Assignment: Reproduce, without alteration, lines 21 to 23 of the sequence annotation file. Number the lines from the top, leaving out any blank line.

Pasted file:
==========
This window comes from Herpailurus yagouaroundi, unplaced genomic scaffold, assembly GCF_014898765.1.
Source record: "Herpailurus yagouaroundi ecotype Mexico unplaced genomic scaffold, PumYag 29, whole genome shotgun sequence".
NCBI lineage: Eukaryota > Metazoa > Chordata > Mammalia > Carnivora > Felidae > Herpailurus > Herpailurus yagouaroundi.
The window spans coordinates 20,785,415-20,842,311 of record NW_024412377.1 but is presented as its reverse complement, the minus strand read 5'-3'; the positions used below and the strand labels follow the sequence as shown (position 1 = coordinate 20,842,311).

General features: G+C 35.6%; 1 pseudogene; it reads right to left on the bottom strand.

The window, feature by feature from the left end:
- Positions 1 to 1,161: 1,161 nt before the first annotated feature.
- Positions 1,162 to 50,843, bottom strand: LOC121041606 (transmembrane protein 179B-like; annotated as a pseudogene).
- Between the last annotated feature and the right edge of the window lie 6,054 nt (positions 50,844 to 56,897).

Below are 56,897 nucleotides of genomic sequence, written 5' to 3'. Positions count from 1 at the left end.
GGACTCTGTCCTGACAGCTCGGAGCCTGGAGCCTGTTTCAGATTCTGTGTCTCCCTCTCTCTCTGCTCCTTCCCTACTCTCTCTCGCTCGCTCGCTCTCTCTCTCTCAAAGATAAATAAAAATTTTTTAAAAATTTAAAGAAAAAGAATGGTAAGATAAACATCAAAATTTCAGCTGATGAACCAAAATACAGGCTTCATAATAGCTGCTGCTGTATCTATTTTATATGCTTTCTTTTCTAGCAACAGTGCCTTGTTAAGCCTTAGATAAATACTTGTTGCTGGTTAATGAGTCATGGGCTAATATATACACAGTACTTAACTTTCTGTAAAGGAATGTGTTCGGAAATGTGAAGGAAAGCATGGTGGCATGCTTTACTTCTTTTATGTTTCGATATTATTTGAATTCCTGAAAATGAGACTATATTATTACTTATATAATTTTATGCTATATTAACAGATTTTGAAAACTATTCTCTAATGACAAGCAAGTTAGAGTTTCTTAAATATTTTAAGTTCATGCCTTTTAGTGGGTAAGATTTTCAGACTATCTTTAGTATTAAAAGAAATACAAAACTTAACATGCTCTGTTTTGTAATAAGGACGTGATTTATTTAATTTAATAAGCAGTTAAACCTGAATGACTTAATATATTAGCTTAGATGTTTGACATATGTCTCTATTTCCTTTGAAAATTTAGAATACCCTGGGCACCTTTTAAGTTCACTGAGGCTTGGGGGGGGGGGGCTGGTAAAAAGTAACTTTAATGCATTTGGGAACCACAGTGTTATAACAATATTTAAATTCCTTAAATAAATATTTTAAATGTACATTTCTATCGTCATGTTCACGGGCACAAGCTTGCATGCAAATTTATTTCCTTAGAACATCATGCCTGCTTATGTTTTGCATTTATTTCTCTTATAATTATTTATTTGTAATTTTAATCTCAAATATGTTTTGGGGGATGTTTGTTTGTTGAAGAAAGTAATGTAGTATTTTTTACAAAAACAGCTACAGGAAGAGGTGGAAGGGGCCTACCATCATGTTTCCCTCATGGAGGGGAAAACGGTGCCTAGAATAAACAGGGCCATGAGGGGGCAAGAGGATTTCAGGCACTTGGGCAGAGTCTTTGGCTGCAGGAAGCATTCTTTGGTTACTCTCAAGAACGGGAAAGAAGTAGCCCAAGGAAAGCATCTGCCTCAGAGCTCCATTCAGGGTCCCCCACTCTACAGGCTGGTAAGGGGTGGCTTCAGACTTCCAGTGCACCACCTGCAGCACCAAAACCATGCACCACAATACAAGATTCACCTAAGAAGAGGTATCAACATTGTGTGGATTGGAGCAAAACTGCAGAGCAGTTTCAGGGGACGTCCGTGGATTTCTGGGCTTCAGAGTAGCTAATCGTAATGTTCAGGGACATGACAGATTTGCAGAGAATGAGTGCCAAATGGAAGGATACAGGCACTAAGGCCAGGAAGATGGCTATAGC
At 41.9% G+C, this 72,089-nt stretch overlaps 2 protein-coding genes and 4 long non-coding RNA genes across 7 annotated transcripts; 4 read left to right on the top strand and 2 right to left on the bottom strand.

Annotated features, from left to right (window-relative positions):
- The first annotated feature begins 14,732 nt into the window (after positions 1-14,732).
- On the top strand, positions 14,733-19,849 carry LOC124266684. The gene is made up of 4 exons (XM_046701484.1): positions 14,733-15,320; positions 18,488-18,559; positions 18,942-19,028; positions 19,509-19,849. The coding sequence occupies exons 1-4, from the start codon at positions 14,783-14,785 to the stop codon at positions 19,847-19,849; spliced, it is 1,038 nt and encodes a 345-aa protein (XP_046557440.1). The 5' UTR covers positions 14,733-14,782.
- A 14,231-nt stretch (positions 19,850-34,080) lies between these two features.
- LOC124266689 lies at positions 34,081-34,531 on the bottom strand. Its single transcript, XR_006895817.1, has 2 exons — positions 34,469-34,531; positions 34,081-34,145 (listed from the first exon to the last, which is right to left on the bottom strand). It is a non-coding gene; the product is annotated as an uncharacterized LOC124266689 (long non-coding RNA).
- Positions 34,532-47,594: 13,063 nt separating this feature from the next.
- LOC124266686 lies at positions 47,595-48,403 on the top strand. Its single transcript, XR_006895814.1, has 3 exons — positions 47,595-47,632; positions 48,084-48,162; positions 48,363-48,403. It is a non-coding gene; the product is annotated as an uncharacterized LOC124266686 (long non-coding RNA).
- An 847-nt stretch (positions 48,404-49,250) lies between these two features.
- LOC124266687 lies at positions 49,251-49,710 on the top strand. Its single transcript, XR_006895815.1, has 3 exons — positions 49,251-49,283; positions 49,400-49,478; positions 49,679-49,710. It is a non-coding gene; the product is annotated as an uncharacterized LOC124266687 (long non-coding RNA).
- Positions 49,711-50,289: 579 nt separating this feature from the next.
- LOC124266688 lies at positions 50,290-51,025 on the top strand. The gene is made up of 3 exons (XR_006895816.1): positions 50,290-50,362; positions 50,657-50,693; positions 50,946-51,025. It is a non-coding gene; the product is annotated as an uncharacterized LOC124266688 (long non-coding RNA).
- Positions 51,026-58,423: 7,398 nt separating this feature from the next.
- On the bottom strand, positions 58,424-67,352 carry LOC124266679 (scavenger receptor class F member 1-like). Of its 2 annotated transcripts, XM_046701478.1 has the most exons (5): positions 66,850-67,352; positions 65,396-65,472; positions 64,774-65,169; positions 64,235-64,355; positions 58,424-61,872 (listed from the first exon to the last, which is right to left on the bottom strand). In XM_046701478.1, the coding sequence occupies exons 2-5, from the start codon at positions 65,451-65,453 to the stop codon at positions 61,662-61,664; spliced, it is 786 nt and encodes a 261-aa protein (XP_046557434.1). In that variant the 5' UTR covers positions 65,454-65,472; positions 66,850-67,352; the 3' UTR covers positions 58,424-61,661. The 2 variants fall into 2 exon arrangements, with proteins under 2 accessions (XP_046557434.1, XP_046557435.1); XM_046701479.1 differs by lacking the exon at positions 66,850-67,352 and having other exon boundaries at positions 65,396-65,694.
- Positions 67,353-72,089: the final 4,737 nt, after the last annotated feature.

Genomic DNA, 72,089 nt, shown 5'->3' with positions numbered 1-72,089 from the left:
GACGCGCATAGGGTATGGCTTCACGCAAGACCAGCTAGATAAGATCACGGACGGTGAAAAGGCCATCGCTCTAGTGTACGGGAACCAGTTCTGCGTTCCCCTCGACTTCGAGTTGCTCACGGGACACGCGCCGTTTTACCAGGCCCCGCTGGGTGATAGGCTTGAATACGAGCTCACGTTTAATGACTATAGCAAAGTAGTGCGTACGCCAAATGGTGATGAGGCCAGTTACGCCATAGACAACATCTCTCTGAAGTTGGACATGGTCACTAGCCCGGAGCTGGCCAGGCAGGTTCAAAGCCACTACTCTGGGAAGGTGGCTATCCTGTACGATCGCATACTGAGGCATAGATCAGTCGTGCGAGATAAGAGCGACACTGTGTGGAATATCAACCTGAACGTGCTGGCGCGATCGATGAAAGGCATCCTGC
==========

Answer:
- LOC124266687 lies at positions 49,251-49,710 on the top strand. Its single transcript, XR_006895815.1, has 3 exons — positions 49,251-49,283; positions 49,400-49,478; positions 49,679-49,710. It is a non-coding gene; the product is annotated as an uncharacterized LOC124266687 (long non-coding RNA).
- Positions 49,711-50,289: 579 nt separating this feature from the next.
- LOC124266688 lies at positions 50,290-51,025 on the top strand. The gene is made up of 3 exons (XR_006895816.1): positions 50,290-50,362; positions 50,657-50,693; positions 50,946-51,025. It is a non-coding gene; the product is annotated as an uncharacterized LOC124266688 (long non-coding RNA).